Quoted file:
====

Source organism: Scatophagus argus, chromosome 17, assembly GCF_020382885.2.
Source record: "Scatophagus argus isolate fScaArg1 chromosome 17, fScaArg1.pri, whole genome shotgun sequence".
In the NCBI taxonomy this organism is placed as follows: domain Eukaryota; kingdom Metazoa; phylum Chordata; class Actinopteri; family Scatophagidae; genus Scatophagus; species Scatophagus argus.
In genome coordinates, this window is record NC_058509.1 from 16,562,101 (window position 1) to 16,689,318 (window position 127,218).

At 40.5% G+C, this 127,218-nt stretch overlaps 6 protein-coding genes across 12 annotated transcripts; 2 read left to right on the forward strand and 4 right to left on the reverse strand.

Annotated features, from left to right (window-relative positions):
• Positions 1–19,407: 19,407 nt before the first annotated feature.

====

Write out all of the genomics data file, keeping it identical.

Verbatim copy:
Source organism: Scatophagus argus, chromosome 17, assembly GCF_020382885.2.
Source record: "Scatophagus argus isolate fScaArg1 chromosome 17, fScaArg1.pri, whole genome shotgun sequence".
In the NCBI taxonomy this organism is placed as follows: domain Eukaryota; kingdom Metazoa; phylum Chordata; class Actinopteri; family Scatophagidae; genus Scatophagus; species Scatophagus argus.
In genome coordinates, this window is record NC_058509.1 from 16,562,101 (window position 1) to 16,689,318 (window position 127,218).

At 40.5% G+C, this 127,218-nt stretch overlaps 6 protein-coding genes across 12 annotated transcripts; 2 read left to right on the forward strand and 4 right to left on the reverse strand.

Annotated features, from left to right (window-relative positions):
• Positions 1–19,407: 19,407 nt before the first annotated feature.